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Ray Two Hawks Watson receives 2016 Innovation Fellowship
By Chris Barnett / April 13, 2016 /   Loading Disqus...

Raymond Two Hawks Watson is the recipient of the Rhode Island Foundation's 2016 Rhode Island Innovation Fellowship.

The Providence resident will receive $300,000 over three years to launch an initiative designed to expand multi-cultural tourism and improve cultural cohesion. The Fellowship is made possible through the vision and generosity of philanthropists Letitia and John Carter.

“Letitia and I admire all of the applicants for their talent, creativity and optimism about the potential of our state. We look forward to watching the constructive change that comes as a result of this year’s fellowship,” said John Carter.

Now in its fifth year, the program is intended to stimulate solutions by Rhode Islanders to Rhode Island challenges. Watson’s proposal was chosen from a pool of more than 200 applicants.

“Ray has an impressive strategy for creating change and addressing the challenges our state faces by focusing on our greatest natural resource – our people,” said Neil Steinberg, the Foundation’s president and CEO. “We applaud Letitia and John Carter for their investment in Rhode Island’s potential.”

Watson will capitalize on Rhode Island’s cultural heritage, history and diversity to drive economic development and improve cultural equity and social cohesion through his Providence Cultural Equity Initiative.

“It is an untapped resource for drawing more and more diverse tourism to Rhode Island, which combined with Providence's world-class artistic reputation and standing, will serve as an economic stimulant for the state's economy,” said Watson, who grew up in the Fox Point and Mount Hope neighborhoods of Providence.

Watson maintains that African-American, American Aborigine, Asian, Latino, Native-American and other racial, ethnic and national traditional and contemporary cultures have tremendous societal and tourism potential because they are often overlooked.

“The goal is to cohesively and sustainably solidify greater Providence as the cultural heritage capitol of the Northeast,” said Watson.

To support his vision, Watson cites data from the U.S. Department of Commerce and the National Endowment for the Arts.

Cultural tourism accounts for 78 percent of U.S. travelers—some 118 million tourists—who include arts and heritage in their trips each year. They stay longer and spend 36 percent more money than other kinds of travelers do, contributing more than $192 billion annually to the U.S. economy.

In addition to Watson, five finalists were named in recognition of the merit and potential of their proposals.

• Matthew Ferraro of East Providence proposed creating the Rhode Island Musicians and Artists Creativity Center, a recording studio and computer lab that would offer free services to musicians, filmmakers, composers, and designers.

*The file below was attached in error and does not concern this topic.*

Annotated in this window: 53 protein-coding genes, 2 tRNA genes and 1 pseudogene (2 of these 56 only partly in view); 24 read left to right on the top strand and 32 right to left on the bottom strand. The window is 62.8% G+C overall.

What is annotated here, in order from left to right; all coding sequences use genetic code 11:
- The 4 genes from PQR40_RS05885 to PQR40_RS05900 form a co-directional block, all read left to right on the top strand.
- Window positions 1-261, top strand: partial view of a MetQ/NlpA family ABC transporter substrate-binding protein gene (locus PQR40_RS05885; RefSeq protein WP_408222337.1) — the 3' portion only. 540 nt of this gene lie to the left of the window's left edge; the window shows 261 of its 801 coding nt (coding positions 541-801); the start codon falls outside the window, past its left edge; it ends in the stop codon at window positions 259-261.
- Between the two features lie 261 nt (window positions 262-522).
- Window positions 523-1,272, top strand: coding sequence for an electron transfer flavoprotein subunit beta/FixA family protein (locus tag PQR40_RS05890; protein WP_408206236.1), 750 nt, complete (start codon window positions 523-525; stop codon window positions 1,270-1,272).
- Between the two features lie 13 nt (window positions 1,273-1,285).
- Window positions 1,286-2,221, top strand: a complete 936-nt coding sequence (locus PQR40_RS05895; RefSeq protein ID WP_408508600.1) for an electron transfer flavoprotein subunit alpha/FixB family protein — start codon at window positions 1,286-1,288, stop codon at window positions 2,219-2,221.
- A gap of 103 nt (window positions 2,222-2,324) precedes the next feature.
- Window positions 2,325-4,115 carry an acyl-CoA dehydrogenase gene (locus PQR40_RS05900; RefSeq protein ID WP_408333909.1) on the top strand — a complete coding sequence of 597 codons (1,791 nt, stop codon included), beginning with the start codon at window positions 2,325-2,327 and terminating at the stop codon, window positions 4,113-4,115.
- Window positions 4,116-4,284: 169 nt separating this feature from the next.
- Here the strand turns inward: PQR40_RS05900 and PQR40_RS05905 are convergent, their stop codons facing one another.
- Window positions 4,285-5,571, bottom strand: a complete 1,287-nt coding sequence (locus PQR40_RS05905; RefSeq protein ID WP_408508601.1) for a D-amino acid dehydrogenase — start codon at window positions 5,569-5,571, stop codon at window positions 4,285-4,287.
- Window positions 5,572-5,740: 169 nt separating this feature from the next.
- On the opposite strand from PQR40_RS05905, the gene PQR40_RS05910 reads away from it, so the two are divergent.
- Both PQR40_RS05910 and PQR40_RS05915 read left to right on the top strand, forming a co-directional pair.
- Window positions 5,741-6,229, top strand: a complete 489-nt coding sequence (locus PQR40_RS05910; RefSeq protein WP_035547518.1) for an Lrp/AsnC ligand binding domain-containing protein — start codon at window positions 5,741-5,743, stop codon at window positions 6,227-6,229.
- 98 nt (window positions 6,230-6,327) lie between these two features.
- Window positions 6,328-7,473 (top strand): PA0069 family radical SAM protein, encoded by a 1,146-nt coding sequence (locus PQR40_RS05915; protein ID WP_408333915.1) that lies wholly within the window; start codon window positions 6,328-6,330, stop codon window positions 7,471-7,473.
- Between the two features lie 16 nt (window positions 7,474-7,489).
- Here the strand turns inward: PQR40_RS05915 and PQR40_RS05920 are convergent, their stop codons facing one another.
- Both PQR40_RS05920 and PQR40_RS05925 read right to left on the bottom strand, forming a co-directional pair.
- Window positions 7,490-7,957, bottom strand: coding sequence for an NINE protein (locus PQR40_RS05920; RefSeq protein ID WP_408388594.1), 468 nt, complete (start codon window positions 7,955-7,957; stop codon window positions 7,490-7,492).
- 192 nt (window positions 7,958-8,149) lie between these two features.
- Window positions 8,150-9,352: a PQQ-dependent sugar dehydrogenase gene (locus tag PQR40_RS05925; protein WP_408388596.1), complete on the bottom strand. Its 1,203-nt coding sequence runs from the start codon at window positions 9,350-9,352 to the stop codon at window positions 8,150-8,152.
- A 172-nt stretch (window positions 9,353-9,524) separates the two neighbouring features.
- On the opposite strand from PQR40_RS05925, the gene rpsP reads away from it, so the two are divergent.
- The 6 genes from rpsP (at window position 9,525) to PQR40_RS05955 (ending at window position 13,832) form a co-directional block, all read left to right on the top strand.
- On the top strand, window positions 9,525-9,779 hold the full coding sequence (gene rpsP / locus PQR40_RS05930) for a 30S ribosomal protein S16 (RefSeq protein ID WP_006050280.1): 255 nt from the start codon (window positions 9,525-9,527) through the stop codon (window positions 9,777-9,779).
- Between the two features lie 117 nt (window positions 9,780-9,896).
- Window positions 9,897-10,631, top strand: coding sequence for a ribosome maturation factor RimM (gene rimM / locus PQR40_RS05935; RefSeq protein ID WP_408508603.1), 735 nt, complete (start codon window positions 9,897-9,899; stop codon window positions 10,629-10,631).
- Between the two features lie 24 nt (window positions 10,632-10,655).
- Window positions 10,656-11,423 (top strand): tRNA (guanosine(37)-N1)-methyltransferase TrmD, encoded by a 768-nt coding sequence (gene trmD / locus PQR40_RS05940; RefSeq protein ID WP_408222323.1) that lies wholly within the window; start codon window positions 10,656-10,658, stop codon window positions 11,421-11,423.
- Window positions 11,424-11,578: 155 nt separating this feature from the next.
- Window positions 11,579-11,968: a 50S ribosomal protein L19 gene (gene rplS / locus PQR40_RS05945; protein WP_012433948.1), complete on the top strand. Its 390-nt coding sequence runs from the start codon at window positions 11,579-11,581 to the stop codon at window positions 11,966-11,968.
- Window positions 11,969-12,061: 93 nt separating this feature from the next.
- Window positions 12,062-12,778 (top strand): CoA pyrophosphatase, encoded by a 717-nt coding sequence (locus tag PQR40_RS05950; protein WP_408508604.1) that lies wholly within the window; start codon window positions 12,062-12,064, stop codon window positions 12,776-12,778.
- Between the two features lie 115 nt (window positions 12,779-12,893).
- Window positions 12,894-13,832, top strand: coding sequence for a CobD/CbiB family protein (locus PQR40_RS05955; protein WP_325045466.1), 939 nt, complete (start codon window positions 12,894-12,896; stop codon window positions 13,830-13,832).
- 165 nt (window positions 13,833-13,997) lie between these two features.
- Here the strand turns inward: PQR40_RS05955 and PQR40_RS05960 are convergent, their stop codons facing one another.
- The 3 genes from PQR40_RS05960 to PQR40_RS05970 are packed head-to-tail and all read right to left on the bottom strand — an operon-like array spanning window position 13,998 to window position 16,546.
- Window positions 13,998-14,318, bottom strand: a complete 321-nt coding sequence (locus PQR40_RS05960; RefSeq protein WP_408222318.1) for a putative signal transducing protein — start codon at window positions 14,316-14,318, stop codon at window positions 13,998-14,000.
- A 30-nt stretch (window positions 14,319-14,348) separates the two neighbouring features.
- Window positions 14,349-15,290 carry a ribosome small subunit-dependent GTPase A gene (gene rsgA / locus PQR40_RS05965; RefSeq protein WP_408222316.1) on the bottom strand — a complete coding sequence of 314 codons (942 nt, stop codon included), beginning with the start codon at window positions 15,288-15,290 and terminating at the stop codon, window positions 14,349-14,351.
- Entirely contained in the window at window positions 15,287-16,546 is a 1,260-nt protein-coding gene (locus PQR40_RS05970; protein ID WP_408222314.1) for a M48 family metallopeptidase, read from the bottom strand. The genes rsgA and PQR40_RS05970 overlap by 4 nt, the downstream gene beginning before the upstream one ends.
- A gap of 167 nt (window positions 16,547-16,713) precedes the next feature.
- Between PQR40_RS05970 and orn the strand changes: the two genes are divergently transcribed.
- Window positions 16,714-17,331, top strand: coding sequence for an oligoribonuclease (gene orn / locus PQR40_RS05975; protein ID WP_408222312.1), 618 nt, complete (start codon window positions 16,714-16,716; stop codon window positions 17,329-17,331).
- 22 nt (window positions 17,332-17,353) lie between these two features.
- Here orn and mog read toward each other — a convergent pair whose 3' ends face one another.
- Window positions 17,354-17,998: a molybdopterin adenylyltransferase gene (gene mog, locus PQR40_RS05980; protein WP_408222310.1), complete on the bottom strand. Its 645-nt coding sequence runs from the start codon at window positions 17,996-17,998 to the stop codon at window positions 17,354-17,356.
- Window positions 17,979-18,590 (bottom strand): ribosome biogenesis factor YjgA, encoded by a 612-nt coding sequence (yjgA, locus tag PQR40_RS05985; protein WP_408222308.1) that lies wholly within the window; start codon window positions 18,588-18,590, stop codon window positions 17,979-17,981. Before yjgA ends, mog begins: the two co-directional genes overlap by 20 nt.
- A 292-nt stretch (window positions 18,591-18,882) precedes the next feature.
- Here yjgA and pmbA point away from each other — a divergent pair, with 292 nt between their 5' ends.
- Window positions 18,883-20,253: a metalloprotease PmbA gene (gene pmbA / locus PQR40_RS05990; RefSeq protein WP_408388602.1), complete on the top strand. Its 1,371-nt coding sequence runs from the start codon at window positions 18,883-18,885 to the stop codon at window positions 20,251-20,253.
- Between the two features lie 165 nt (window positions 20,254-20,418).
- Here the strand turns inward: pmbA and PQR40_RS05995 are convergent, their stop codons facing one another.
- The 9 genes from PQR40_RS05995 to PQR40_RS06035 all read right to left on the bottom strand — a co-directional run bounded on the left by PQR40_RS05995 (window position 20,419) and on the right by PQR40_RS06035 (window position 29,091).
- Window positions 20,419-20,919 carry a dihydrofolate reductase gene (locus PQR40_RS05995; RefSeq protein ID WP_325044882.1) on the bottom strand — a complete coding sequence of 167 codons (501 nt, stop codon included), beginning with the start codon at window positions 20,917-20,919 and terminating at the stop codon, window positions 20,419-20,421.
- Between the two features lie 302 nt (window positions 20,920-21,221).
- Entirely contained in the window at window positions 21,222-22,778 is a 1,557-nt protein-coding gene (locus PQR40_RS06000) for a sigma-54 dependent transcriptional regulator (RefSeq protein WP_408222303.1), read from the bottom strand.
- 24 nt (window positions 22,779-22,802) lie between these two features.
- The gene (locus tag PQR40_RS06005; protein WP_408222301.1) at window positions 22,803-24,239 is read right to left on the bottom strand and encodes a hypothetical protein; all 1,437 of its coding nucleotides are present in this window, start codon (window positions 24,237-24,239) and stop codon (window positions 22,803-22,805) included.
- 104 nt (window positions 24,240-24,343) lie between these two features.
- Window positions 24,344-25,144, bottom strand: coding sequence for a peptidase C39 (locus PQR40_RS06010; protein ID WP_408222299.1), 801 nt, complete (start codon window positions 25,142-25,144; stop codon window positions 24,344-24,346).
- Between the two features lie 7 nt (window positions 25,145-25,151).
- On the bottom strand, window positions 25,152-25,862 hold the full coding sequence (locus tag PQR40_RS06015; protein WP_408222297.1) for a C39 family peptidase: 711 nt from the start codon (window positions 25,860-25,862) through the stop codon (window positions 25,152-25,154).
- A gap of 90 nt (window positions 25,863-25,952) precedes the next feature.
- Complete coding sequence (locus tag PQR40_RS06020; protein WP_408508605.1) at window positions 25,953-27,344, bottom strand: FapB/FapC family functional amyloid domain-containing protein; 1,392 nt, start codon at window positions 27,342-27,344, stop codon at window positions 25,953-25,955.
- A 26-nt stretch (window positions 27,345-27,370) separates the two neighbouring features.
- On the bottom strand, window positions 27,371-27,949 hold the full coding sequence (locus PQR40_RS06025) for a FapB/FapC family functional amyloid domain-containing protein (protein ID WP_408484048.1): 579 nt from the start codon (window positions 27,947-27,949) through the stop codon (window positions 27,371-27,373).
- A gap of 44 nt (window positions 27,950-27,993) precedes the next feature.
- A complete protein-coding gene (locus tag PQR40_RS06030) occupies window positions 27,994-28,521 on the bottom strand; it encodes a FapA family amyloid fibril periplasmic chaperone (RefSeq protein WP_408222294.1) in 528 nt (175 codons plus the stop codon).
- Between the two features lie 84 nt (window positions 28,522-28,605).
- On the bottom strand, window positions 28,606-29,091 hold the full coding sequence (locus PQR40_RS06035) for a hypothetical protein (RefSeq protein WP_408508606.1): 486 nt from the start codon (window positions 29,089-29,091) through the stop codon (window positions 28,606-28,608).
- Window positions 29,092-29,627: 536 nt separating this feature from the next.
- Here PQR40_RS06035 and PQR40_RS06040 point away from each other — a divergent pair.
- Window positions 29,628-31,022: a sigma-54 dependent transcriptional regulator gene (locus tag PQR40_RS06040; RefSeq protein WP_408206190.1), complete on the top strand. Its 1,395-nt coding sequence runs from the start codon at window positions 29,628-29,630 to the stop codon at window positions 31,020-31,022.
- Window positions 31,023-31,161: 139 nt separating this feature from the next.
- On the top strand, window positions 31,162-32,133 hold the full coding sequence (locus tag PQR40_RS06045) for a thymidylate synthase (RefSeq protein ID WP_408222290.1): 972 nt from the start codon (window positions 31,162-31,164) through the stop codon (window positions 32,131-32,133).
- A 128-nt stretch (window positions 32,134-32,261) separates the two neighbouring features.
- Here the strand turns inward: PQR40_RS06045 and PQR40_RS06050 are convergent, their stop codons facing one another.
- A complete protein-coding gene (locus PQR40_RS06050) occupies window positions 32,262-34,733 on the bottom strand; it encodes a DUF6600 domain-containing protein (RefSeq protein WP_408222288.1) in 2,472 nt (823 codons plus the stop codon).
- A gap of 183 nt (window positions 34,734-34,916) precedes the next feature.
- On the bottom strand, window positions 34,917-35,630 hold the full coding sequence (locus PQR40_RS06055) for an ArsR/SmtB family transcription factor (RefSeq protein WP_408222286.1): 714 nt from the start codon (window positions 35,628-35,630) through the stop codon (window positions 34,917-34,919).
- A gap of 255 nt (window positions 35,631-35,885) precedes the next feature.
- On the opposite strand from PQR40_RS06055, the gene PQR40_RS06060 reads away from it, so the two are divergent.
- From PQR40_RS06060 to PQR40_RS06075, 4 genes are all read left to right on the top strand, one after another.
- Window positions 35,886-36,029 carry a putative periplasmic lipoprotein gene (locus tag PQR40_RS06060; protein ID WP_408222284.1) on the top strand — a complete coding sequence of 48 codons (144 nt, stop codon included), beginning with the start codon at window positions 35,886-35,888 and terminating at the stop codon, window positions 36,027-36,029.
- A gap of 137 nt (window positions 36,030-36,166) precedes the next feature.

• Melissa Jenkins of Cranston suggested creating an educational program to increase the number of health care professionals who could be licensed to prescribe medications for behavioral health disorders.

• Dorothy Jungels of Providence proposed a program that brought police and youth together to develop scenario-based role-plays to be used both in the police training academy and in schools to teach emotional intelligence and provide tools that deescalate conflicts that arise between these two groups.

• Scott Kiekbusch of Warwick proposed Project Codebase, which would train women from low-income communities in computer programing.

• Paul Waxman of Wickford suggested creating an advertising and design agency staffed totally by a wide mix of college interns that would help small businesses and start-ups grow by providing practical low-cost, low-risk marketing services.

The six-member selection panel looked for proposals that represented pioneering work, exceptional leadership, bold vision, risk-taking, potential to scale up and statewide impact.

Chaired by Steinberg, the panelists were Victor Capellan, Central Falls superintendent of schools; Patricia Flanagan, professor of pediatrics at Brown University and chief of clinical affairs at Hasbro Children’s Hospital; Theresa Moore, president of T-Time Productions; Aidan Petrie, co-founder and chief innovation officer at Ximedica; and Dan Shedd, president of Taylor Box Co.

The first round of Innovation Fellowships was awarded in 2012. Previous rounds generated more than 1,300 applications. 

Last year’s recipients were John Haley, who is working on stimulating the state’s shellfish industry by creating a more reliable method of seeding mussel cultivation platforms; and the husband and wife team of Daniel Kamil and Emily Steffian, who will launch the Providence Cinematheque, a film and media center that will focus on movie exhibition, film festivals and education in media literacy as well as be an incubator for film and media based artists and businesses.

Other recent recipients include Amy Bernhardt, who launched Colorfast, a state-of-the-art research and manufacturing pilot facility for the design and production of digitally printed textiles; and Adrienne Gagnon, whose “Innovation by Design” project is helping foster the next generation of Rhode Island innovators by bringing design thinking into classrooms across the state.

The Rhode Island Foundation is the largest and most comprehensive funder of nonprofit organizations in Rhode Island. In 2015, the Foundation awarded $41.5 million in grants to organizations addressing the state’s most pressing issues and needs of diverse communities. Through leadership, fundraising and grantmaking activities, often in partnership with individuals and organizations, the Foundation is helping Rhode Island reach its true potential.

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